Wednesday 6 January 2010

Diet, What Diet?!

Okay, I know at this time of year I'm supposed to be living off rarified Alpine air and misted vitamins for four weeks but I'm afraid all it does is make me really grouchy, tired and unproductive - so I've decided not to go for an all-out diet this January.

Instead, with a little advice from the lovely Gina at Ethos Coaching who's married to the awesomely acerbic Eddie from Utobeer, I've set myself a goal instead - I want to lose a dress size by the end of February.

I've decided to do this through alternating daily light exercise with a day's murderous exercise, eating more sensibly during the day, cutting down on dinner portion sizes and being a little more abstemious in my drinking (not a lot mind you, but when you drink as much as I have in the last three months a little is actually a lot!!).

However, what I've decided NOT to do is to completely deny all eating pleasures and, as I've got a half-hundred weight of potatoes left from Christmas and I hate wasting food, we're having bangers & mash with Exmoor Beast Onion Gravy for dinner tonight.

I'm pretty sure that you don't need me to tell you how to make mash (although I do heartily recommend getting a potato ricer, it's the one of the few pieces of kit in my kitchen I now could not live without) and I'm not yet making my own sausages (although a bigger kitchen and that could become a reality very quickly!) so I'm just going to focus on the gravy!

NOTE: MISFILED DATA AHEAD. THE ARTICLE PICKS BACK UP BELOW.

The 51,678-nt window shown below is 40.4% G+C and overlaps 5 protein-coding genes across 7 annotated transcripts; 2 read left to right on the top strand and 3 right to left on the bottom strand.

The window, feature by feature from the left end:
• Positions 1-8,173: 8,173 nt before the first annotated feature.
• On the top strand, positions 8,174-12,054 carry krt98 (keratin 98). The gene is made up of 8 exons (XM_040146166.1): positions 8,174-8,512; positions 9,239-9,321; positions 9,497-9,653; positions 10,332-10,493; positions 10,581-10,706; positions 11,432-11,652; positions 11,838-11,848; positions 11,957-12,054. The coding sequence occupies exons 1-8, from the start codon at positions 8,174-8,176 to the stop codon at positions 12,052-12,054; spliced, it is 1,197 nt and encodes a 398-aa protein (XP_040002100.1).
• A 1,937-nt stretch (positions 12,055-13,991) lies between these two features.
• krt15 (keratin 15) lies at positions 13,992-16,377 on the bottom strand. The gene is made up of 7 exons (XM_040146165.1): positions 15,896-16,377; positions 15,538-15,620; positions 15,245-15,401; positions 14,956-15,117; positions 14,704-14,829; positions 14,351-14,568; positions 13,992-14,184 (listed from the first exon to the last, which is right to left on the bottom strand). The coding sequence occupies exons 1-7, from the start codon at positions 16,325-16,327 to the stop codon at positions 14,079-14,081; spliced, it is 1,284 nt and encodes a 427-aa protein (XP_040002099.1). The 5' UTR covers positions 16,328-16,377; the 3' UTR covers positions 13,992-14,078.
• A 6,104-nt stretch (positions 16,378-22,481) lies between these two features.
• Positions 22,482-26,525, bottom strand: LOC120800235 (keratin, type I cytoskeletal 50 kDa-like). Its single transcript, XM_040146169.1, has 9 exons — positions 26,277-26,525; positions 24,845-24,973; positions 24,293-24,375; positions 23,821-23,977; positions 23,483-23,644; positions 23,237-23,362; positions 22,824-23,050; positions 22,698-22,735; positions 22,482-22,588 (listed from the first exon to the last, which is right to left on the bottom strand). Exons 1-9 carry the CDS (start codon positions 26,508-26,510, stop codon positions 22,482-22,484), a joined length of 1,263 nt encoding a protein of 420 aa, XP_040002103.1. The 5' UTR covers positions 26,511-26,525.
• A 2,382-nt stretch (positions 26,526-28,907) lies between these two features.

Exmoor Beast Onion Gravy (will work with any brown/dark beer)
Three large onions
Two sizeable garlic cloves
GOOD stock (I'm using duck but that's just because it's in the freezer, would prefer beef)
One bottle of Exmoor Beast
Pinch of sugar
Three sprigs of fresh thyme
  1. Chop your onions in half, peel, cut into 1cm thick half moons
  2. Place in a medium-hot deepish pan with some groundnut oil in it
  3. Keep stirring until the onions start to soften
  4. Add pinch of sugar and a splash of stock
  5. Cook the stock out
  6. Add garlic, thyme and half bottle of Beast and reduce to lowest heat
  7. Allow onions to caramelise (takes at least 30-45 minutes)
  8. Add rest of stock and cook until thickened (if you're struggling to get it thick then slake a little cornflour with a bit of the gravy in a glass/bowl/ramekin/whatever! and then add back into pan
  9. Taste, season accordingly (I like a lot of black pepper in mine) and pour over whatever you're serving it with!
If you add more stock and serve with slices of baguette with melted Gruyere on top you've got onion soup!


Kristy said...

that sounds delicious and perfect for today!

Ed said...

What's a potato ricer? Does it give you a finer mash?

Melissa Cole said...

@Kristy oooh, it was!

@Ed - yes it does give you finer, fluffier mash for a couple of reasons, one it means you have to work the potato less, meaning less chance of a gluey consistency and second there's no lumps and I've found you need less butter & milk/cream - link to the one I've got here!REG-potato-ricer/F/keyword/good+grips/product/13489/pgs/49